A Defense of Knausgaard (Gun to My Head)

The work of Karl Ove Knausgaard fascinates me, but not in a way that compels me to defend his work. That’s different than for most of the authors I admire — DOSTOEVSKY! EVERYBODY SHOULD JUST READ DOSTOEVSKY OKAY?!

I mean, Knausgaard is the guy who wrote 3,000 pages about his own, not-that-significant life, and called it My Struggle. And he’s the guy who wrote not one, but two several-thousand-word pieces in the New York Times Magazine, which were in theory about traveling to see the area that his Scandinavian forbearers settled in Minnesota, but were actually about him taking an ill-fated dump in a hotel and about fat Canadians and the like. Telling your friends you’re really into a guy like this isn’t a good way to earn their respect.

But who cares about respect?

In that spirit, here’s what I’d say if somebody really wanted me to defend Knausgaard.

He’s one of the most unpretentious writers I know. It might seem a bit counterintuitive, being that he really only seems to care what’s going on in his head, but who else would have the balls to say, “You know what Times? I’m going to write it like it is.”

It was liberating to see how small and insignificant each separate part of this history was, compared with our notions about its grandness. It felt liberating, because that is what the world is really like, full of insignificant trifles that we use to blunder on as best we can, one by one, whether we happen to be 19th-century immigrants building a log cabin in some forest glade, cold and miserable, longing to sit motionless for a few hours in front of the fire; or a local museum director in a Norwegian children’s sweater; or a crafty Swede, carving runes into a stone and burying it in a field in an attempt to change world history. Or for that matter, an inept Norwegian writer who has spent 10 days on assignment in the U.S. without discovering anything, apart from this.

He’s self-deprecating to a fault. But he writes what is in his head, and the reader can tell how close he is to it — how he’s just willing to put it out there. He has these grand thoughts about the beauty and tradition of Russian Orthodoxy compared to the American plastickiness of Christianity, then he totally shrugs it off and says he’s wrong. There are no language games, no post-modern cleverisms — the guy shoots straight.

knausAnd on a separate but related thread, he writes about things as they actually happen. That’s kind of a horrible thing for a magazine. Narrative storytelling is inherently manipulative … but to read about how things really unfolded — and in a way that I completely sympathize with, in the sense of all that self-doubt and angst and whatever along with the mundane details — is not only novel, it’s refreshing.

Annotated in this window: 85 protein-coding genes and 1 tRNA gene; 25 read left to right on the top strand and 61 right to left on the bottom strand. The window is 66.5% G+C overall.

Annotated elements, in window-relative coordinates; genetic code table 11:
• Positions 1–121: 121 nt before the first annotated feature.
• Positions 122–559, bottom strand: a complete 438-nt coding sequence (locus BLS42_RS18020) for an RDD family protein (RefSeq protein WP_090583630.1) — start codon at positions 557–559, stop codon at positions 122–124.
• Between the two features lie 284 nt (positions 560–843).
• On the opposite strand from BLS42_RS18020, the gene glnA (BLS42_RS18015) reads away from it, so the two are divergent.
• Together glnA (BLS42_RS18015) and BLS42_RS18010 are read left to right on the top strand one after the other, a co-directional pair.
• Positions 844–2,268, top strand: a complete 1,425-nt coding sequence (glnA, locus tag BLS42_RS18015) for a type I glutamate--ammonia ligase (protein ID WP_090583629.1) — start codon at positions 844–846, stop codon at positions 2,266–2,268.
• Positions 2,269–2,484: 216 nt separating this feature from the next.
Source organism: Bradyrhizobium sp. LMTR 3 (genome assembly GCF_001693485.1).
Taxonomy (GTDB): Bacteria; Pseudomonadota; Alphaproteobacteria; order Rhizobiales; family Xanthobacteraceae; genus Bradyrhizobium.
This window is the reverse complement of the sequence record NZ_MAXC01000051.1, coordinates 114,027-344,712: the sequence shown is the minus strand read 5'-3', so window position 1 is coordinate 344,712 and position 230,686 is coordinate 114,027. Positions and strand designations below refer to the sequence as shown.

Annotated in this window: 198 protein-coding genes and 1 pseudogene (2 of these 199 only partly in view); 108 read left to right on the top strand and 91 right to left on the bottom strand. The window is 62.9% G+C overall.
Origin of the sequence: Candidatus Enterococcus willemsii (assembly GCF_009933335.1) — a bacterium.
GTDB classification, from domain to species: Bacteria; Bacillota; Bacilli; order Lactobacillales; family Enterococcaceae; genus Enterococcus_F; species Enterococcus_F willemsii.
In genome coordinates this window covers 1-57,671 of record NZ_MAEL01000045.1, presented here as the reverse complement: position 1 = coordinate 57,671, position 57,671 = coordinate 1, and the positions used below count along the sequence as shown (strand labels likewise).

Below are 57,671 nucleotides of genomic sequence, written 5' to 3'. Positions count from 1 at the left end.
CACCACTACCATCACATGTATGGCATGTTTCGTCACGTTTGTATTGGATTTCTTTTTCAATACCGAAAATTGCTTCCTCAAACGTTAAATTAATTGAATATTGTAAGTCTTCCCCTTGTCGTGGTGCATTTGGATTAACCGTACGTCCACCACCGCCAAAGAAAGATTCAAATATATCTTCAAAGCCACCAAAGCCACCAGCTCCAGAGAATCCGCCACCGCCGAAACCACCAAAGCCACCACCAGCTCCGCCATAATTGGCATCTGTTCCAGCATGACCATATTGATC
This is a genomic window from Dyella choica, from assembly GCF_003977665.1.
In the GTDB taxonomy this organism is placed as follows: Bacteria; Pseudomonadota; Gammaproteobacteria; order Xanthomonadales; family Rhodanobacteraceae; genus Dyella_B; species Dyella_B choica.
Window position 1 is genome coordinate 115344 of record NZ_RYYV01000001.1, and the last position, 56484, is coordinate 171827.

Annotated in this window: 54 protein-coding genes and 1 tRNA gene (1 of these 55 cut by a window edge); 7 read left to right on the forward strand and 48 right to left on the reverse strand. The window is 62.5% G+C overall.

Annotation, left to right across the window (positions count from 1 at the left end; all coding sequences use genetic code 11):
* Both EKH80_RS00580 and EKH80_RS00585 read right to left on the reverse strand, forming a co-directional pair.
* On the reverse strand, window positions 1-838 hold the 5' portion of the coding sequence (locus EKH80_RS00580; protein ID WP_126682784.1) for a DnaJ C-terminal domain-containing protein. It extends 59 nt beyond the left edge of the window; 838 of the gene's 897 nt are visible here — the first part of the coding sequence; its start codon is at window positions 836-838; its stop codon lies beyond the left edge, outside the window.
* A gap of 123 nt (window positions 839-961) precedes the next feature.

Finally, a lot of what he does is actually really beautiful. If I’d picked up Book III of My Struggle and started in the middle, I might not be having to order the next book from the UK because the American version comes out weeks later. But I didn’t; I started with Book I, and to begin there’s this beautiful essay about death, and in a certain section he asks why it is that, if somebody died during a movie showing, we don’t just finish the show — why does death terrify us? I mean, granted: a lot of these essays are sprinkled in among thousands of pages of him changing diapers, fighting with his wife, thinking about his father. But at times it’s really good, and can even be great.

And even for the rest of that stuff, there’s something to be said for the reckless abandon of the work over the careful precision of a novel or memoir. Most of the time I would prefer the latter, sure, but like with Proust the guy is just going somewhere, and you feel compelled to go, because you’re in somebody’s head, and, surprise!, that experience turns out to be really normal, but, still, you’re actually in somebody else’s head who happens to be really thought-provoking. And though putting it this way makes it sound like I’m toking it in between paragraphs, reading Knausgaard can actually be a really compelling experience, in that you’re following along with his diary, caring about what he cares about, recognizing yourself as a kid, feeling that same insecurity. It’s a different kind of beauty, and a different kind of literature, but at its best it is wonderful.

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